Garbage: Where does it all go?

Kalliopi Alexis, The Delphi Staff, Class of '22

According to the United States Environmental Protection Agency (EPA), the average American throws away 4.4 pounds of trash every day. This means that every year, each person in the United States throws away 1,606 pounds of trash, about the same weight as a female giraffe. If this statistic doesn’t startle you enough, according to the University of Indiana, the US, which makes up 5% of the world’s population, produces 40% of the world’s waste. So what happens to this extraordinarily massive amount of waste? In the state of New Jersey, garbage is typically disposed of in 1 of 2 ways. These include sanitary landfills and resource recovery facilities.

Before the garbage arrives at the disposal site, it is usually brought to 1 of the 50 transition stations in New Jersey. Here, the garbage waits to be transported to a disposal facility. The purpose of this additional step in the process is to increase efficiency by bringing several different loads of garbage together to be discarded at one time. It also helps to reduce the cost for waste management companies and​ ideally ​lower the amount of air emissions and pollutants from vehicles.

The next step is the arrival at a disposal facility. Sanitary landfills are probably the first things that come to mind when thinking about the disposal of waste. These giant depressions in the ground are filled with garbage and are required to have concrete foundations to prevent the leakage of leachate (a liquid substance extracted from waste). According to, the “lifespan” of a landfill is approximately 20 to 30 years, but what happens when the landfill reaches the maximum capacity in terms of how much garbage it can hold? When the landfill has been completely filled with waste, it is covered with layers of clay, soil, and other materials. To top that off, a new building or facility is built on top of it. Although, ​ideally, ​landfills are holes in the ground that can be filled with trash and then covered with golf courses or office buildings, it must also be taken into consideration that eventually there won’t be anymore room to keep building landfills. In other words, areas used to accommodate these enormous holes will run out. In fact, there are 578 landfills in New Jersey but only 12 are in use. Another problem with landfills is that they give rise to global warming. According to LiveScience, due to the lack of oxygen, methane gases are created. Although landfills have been in use for decades, maybe it’s time to consider a less environmentally harmful way to get rid of garbage.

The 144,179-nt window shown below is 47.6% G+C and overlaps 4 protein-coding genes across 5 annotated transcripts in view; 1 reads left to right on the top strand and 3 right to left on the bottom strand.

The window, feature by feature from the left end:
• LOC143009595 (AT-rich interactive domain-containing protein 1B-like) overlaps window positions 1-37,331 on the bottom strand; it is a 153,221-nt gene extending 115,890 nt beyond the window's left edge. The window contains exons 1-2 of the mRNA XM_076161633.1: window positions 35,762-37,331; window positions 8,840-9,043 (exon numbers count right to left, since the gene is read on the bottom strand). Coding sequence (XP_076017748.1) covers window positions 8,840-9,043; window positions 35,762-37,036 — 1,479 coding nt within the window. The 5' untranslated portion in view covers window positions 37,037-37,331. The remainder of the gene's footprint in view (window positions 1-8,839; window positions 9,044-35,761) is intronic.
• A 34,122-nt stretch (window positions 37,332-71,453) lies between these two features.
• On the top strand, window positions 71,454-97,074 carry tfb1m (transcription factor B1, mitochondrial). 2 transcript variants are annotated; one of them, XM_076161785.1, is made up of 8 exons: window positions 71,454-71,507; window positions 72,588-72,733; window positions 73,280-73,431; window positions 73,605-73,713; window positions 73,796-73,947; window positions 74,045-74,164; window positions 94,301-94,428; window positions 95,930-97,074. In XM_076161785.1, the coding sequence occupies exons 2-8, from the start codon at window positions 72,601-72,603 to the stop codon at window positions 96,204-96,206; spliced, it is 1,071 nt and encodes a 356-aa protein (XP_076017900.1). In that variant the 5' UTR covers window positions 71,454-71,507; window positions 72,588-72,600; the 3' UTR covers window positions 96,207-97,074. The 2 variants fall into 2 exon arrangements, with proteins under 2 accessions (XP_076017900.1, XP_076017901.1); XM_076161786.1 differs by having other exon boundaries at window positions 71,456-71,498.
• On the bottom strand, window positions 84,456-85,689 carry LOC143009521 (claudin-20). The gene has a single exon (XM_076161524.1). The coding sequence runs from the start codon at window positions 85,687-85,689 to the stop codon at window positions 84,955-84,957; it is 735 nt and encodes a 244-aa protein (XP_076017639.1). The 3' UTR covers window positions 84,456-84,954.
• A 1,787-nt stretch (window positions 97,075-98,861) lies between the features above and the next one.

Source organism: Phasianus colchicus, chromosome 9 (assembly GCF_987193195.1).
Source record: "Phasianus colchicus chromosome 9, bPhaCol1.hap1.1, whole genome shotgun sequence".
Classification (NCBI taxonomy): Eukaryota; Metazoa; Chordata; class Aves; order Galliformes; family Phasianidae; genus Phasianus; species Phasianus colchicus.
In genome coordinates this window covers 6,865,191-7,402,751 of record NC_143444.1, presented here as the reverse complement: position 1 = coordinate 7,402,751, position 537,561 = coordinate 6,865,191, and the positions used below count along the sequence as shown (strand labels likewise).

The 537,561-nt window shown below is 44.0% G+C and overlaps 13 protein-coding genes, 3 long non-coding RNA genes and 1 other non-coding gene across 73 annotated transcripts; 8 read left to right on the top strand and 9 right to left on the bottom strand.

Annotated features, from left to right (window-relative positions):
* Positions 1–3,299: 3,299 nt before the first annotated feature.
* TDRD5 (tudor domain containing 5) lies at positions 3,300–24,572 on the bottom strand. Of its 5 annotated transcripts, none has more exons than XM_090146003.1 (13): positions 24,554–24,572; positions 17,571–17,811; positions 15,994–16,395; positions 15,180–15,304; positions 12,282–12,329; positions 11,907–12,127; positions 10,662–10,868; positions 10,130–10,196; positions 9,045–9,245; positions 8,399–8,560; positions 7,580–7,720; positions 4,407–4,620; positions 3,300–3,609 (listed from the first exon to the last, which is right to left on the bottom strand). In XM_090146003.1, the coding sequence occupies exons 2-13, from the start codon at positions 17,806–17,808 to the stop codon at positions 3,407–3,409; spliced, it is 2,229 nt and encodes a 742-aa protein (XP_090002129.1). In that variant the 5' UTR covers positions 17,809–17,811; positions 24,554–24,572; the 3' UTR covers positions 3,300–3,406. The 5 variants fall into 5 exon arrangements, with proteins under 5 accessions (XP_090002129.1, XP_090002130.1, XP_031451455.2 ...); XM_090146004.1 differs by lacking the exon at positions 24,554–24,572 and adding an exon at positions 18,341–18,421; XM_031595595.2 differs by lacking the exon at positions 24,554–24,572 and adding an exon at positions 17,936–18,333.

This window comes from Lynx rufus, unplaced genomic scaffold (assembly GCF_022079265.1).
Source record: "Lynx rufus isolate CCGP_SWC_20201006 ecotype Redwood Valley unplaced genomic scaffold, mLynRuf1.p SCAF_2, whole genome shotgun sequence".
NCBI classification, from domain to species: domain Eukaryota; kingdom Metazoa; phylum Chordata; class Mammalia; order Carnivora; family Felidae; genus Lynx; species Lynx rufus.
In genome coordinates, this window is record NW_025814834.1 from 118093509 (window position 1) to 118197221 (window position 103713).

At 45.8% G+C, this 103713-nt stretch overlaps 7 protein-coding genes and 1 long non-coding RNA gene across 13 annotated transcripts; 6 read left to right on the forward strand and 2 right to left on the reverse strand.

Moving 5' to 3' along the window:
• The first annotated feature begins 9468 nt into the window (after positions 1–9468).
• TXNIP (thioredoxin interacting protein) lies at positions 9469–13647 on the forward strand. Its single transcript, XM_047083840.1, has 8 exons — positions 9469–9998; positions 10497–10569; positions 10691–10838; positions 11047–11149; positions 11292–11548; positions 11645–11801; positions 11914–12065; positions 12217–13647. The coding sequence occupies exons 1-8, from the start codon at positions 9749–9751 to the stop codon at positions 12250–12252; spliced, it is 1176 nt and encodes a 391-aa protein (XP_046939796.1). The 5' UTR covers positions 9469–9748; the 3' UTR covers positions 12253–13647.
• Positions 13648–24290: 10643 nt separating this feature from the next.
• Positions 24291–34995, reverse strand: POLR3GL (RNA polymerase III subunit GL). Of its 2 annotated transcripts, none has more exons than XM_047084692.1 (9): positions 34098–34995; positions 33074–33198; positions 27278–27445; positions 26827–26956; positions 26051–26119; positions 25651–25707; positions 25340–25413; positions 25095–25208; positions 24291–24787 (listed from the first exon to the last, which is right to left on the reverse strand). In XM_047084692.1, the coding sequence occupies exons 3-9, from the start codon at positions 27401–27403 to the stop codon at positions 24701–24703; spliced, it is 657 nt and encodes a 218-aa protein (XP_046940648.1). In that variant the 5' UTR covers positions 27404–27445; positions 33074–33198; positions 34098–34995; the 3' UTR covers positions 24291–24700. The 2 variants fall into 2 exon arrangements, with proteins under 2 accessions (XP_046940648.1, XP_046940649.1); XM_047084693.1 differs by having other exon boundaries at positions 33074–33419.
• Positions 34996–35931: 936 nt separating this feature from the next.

Another type of disposal site that trash can end up at is a resource recovery facility where garbage is burned and then turned into energy or new products such as plastic, aluminum, and other useful materials. There are 5 of these facilities currently operating in New Jersey. This sounds a lot like recycling, right? In fact, recycling is a type of resource recovery method. Recycling initially sounds like a great way to reuse garbage, but problems still arise. Technological advancements that can help prevent air pollution have been invented, but burning certain materials, like plastic, create harmful pollutants in the air that cannot be controlled by these technologies.

The ideal mechanisms for disposing waste, landfills and recycling, have many benefits but have an even larger number of negativities. Improvements in these areas are yet to be made, but by being informed of these hazards, society can begin creating safer alternative mechanisms for ridding the world of waste.